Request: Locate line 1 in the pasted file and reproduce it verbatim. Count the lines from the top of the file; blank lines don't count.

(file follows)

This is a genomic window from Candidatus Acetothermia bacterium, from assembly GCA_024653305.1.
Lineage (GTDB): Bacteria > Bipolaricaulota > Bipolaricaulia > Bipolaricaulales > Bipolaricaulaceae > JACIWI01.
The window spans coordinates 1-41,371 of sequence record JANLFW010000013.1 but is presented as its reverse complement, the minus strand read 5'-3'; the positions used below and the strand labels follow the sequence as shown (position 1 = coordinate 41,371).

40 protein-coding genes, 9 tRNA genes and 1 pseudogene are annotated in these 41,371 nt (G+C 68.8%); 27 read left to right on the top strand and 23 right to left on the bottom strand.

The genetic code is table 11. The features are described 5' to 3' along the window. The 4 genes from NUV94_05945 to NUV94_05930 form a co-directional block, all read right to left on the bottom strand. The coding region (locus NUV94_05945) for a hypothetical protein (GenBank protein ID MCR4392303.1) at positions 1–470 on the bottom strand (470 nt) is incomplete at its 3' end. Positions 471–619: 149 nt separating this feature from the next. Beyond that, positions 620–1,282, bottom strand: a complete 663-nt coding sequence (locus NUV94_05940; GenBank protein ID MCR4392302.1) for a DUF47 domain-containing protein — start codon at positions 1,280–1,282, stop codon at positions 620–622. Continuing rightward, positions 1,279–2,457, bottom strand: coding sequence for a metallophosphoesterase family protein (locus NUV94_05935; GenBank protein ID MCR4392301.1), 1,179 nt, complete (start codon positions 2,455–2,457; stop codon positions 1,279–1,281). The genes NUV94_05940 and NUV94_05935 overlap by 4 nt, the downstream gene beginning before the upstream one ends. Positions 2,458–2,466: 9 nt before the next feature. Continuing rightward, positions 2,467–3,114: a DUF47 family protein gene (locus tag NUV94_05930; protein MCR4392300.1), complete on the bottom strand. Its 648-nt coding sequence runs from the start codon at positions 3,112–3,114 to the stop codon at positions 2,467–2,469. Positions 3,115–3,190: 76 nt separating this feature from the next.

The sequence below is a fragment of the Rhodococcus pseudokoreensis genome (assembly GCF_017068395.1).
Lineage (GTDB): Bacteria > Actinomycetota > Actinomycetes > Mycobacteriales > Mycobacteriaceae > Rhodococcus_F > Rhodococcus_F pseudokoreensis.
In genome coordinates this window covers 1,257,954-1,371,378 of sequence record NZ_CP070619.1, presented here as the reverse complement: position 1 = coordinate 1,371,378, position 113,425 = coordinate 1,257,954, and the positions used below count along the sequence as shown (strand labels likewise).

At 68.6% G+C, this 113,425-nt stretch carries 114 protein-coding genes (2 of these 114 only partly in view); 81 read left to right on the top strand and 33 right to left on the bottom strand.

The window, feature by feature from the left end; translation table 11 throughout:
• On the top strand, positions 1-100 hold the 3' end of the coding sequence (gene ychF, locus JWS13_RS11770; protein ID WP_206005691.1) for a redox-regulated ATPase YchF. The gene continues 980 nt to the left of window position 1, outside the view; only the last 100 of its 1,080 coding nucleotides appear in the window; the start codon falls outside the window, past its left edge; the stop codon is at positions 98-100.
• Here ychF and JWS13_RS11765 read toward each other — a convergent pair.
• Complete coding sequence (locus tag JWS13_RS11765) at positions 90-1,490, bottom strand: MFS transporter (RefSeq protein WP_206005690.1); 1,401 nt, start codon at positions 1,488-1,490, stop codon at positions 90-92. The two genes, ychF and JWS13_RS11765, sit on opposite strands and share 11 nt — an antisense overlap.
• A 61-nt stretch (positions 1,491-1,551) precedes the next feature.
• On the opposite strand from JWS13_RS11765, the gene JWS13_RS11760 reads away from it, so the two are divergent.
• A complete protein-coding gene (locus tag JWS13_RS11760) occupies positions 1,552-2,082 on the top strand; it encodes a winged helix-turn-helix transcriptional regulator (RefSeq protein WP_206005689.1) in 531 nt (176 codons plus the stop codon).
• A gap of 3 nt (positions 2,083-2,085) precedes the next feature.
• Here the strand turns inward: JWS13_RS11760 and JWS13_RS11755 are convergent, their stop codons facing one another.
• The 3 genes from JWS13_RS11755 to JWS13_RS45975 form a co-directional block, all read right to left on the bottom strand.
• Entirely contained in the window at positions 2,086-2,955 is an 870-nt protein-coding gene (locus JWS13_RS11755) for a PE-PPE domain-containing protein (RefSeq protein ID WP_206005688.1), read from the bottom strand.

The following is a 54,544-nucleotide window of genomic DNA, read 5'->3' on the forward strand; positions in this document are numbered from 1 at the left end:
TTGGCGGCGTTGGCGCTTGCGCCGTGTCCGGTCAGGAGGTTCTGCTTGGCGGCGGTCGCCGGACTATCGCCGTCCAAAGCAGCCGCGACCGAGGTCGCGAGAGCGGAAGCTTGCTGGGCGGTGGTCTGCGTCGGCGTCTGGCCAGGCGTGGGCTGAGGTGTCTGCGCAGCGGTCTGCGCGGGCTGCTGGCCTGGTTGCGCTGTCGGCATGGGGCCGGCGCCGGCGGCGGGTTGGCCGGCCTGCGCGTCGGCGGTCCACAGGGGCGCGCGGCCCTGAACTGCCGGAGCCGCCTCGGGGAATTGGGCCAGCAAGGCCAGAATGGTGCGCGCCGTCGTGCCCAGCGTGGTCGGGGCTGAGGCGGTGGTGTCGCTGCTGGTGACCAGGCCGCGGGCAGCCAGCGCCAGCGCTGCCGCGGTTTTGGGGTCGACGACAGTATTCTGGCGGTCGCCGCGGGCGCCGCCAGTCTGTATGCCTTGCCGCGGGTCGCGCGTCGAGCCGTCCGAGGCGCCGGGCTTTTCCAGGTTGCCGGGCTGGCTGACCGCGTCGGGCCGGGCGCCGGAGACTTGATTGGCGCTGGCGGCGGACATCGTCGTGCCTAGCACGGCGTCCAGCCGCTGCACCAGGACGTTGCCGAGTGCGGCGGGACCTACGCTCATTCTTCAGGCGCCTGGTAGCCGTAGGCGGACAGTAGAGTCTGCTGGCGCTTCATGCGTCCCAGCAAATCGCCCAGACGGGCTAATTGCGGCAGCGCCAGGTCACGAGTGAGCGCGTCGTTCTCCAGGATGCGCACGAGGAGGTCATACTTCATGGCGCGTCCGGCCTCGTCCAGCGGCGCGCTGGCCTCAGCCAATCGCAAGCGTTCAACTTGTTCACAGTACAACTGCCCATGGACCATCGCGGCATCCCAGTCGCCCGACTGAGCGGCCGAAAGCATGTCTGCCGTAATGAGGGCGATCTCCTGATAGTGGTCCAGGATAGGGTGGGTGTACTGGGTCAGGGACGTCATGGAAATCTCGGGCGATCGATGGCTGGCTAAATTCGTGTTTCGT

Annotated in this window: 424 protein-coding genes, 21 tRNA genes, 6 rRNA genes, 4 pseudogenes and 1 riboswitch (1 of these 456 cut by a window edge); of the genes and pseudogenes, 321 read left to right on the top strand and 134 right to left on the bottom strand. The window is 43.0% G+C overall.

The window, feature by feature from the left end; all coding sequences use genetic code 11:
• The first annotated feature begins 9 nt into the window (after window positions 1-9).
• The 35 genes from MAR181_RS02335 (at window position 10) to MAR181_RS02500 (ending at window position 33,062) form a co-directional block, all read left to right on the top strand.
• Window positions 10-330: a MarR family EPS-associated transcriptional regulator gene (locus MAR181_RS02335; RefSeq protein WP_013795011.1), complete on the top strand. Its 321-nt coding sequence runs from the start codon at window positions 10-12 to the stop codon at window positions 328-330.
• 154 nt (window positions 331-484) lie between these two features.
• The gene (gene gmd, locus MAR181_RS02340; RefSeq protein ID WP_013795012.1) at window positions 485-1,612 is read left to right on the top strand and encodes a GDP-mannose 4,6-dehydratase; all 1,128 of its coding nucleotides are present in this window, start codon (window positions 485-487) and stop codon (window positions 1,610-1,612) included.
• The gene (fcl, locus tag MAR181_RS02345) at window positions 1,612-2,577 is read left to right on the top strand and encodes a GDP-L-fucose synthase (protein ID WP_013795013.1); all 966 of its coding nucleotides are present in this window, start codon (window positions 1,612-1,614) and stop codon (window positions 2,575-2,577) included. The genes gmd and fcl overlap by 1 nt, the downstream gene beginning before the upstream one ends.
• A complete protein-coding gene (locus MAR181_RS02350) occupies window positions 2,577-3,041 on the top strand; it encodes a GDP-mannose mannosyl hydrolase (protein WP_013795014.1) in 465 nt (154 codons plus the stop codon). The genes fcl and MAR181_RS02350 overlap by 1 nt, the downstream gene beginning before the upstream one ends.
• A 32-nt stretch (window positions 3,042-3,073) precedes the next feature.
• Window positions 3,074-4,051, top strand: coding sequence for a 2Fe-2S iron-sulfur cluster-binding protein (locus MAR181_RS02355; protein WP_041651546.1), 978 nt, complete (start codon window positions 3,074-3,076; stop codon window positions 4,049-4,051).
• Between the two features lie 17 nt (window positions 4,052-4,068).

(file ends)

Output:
This is a genomic window from Candidatus Acetothermia bacterium, from assembly GCA_024653305.1.